When you select Time Value (sometimes called Speed), the camera prioritizes shutter speed and takes cares of the rest. In other words, you can select a shutter speed without worrying about what aperture works best. Before we discuss how to creatively begin, let’s talk about a common problem with shutter speed—camera shake.
Camera shake occurs when hand holding a camera with a low shutter speed and causing an undesirable blur in the frame. To avoid such blur, there is a general rule of thumb: Select a shutter speed that is shorter than 1/focal length. For example, if you have a 100mm lens, choose 1/100 second or faster. In this way, if you brace yourself and hold the camera steady, you will decrease the odds of a blurry frame.
Other times, while using the same lens, you will want to use blur in order to add effect. In these situations, you can choose a shutter speed slower than 1/100 and then move or zoom the camera. The actual shutter speed amount will vary depending upon the light. Experiment to determine what works best. There are a number of different types of blur you can achieve. Try the following techniques to get started: panning, spinning, and zooming.
Pan, Spin, and Zoom
Panning involves selecting a slow shutter speed and then panning the camera at the same speed as the subject. For example, if a taxi drove by you would focus and position the lens so that it always pointed directly at the car. As the camera was panning to follow the taxi’s pass, you would press the shutter and voilà, you would have an interesting frame.
Spinning involves selecting a slow shutter speed, focusing the camera, and then physically rotating the camera to pivot like the hands on a clock. To successfully execute a spin, try to think of the lens as the center axis point around which you rotate. Keep in mind that the image will be most sharp in the center, while the radial blur will gradually increase toward the edge of the frame.
To create a zoom blur, use a variable lens that allows you to quickly change the zoom amount. First, select a slow shutter speed and then focus what you see. Next, simultaneously twist the zoom control and press the shutter release. If you time it right this will create a stunning look. If you don’t happen to have a zoom lens you can accomplish the same trick. Choose a slow shutter speed and focus the scene. Next, quickly pull or move the camera backward (or forward), then back, and press the shutter release at the same time.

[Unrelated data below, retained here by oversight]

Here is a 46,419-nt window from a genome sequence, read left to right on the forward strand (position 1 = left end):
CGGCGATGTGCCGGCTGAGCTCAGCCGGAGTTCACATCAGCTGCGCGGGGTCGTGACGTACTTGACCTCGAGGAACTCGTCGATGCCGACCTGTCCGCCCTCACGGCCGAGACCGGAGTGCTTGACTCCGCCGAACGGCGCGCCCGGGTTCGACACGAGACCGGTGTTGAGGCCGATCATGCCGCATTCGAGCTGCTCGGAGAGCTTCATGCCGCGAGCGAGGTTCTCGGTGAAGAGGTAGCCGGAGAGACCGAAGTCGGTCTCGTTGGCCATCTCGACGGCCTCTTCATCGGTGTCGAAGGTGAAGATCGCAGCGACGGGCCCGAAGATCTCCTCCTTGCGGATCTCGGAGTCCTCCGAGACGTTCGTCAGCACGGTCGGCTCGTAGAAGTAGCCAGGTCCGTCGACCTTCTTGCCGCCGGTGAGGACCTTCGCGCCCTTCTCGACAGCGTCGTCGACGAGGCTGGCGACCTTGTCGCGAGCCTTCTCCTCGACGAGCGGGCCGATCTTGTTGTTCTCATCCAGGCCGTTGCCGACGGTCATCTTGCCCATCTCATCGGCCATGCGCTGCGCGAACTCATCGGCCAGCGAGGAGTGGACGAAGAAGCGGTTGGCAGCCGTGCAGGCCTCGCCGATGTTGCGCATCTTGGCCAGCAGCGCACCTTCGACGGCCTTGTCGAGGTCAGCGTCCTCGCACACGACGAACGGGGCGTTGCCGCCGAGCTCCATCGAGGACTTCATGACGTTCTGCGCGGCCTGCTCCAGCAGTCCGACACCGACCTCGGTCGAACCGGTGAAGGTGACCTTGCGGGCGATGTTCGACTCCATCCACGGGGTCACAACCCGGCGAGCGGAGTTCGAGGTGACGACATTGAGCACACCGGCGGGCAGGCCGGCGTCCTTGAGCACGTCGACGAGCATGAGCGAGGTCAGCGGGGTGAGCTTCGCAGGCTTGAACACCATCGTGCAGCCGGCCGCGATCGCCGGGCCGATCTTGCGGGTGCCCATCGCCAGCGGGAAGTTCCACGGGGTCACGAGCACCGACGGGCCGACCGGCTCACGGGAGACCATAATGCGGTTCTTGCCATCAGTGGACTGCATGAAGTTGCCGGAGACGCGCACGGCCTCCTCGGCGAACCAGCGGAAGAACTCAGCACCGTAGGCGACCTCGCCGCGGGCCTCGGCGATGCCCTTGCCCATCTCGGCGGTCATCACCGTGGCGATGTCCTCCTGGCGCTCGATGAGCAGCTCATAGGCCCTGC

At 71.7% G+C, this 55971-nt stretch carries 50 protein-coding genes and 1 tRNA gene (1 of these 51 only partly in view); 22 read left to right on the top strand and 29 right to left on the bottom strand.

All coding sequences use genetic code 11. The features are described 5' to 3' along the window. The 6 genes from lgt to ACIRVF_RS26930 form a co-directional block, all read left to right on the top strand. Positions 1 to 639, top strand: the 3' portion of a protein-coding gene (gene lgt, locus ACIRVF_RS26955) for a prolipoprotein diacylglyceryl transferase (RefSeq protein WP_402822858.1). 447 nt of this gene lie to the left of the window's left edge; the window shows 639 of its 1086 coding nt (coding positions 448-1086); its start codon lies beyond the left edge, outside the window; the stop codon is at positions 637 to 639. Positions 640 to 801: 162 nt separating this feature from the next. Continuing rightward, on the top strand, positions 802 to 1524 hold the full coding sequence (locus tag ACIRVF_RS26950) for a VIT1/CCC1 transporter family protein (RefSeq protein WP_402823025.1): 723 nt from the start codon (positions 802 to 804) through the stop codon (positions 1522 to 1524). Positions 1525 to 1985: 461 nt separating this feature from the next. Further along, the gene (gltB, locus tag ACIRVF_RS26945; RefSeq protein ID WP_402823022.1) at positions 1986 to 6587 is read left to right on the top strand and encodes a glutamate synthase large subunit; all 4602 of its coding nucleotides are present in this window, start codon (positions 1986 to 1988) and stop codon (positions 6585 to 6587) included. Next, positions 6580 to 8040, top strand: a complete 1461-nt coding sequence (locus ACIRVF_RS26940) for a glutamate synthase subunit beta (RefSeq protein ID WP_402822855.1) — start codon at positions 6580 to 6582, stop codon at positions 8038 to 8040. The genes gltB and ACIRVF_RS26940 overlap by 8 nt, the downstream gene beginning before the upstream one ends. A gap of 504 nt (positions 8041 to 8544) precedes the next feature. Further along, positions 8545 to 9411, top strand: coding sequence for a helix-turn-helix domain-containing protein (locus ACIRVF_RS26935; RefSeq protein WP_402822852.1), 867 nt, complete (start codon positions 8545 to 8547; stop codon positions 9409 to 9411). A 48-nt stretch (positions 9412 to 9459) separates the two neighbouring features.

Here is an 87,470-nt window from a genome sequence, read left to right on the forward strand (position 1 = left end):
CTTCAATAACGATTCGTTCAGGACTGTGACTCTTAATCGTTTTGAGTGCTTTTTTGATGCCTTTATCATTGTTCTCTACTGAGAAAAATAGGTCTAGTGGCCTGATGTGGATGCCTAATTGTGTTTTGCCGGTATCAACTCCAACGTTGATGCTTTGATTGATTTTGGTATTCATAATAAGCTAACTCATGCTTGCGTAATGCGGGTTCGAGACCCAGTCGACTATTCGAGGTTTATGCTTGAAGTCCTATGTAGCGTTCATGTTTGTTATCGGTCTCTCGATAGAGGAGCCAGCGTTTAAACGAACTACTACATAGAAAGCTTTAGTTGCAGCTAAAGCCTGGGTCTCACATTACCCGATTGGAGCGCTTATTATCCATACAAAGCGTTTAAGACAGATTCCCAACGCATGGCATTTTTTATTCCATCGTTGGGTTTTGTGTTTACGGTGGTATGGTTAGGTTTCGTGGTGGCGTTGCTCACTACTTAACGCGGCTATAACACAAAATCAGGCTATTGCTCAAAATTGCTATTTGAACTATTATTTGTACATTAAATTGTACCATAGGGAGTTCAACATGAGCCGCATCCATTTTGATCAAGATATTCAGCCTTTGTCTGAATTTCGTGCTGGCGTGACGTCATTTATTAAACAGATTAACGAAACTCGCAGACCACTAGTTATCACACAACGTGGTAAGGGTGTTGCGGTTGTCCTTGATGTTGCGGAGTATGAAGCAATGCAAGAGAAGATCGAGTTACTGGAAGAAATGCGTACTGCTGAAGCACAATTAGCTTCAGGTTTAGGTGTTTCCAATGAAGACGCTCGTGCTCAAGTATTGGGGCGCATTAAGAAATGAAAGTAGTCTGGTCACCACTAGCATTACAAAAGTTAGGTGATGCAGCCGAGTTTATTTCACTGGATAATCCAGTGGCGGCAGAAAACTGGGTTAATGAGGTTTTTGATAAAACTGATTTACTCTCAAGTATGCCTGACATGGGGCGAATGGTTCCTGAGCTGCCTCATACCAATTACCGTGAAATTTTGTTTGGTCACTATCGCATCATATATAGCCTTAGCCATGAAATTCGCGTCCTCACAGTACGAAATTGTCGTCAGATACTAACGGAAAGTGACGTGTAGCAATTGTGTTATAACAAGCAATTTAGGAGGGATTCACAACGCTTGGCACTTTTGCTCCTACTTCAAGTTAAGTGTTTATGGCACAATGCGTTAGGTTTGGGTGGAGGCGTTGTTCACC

In certain ways, the technological advancement of digital capture has started to plateau. We now have big enough sensors to create files that are sufficient for most billboards. In more common terms, the megapixel wars are starting to wane. What was once a fistfight is now more sophisticated and subtle. Almost all cameras, even pocket cameras, have enough megapixel range. There are still other significant technological discoveries and changes. One area that has recently revolutionized how cameras are made is ISO.
ISO is a term that has been around for some time. For film and digital capture ISO refers to light sensitivity. And while film and digital capture are incredibly different, the particulars of ISO run on a parallel plane. In both cases, there is a trade-off between light sensitivity and detail. Let me explain.
A low ISO number equals a low sensitivity, while a high number equals a high sensitivity. Typically, it’s best to select the lowest ISO number possible for the scene. You will capture the highest quality frame. With film, a higher ISO results in more grain. Film grain can be appealing and can be used to create a distinct look. On the other hand, when you increase the ISO for digital capture, you’re bound to increase undesirable noise. Perhaps later, we’ll look back and nostalgically appreciate noise. For now most agree it just doesn’t have much appeal.
Higher end cameras can capture more quality at an incredibly high ISO range. And there are certain times when you’re shooting when there won’t be enough light. In those cases the only viable option will be to increase the ISO. Be sure to take some test shots and experiment with your camera to determine what constitutes an acceptable range.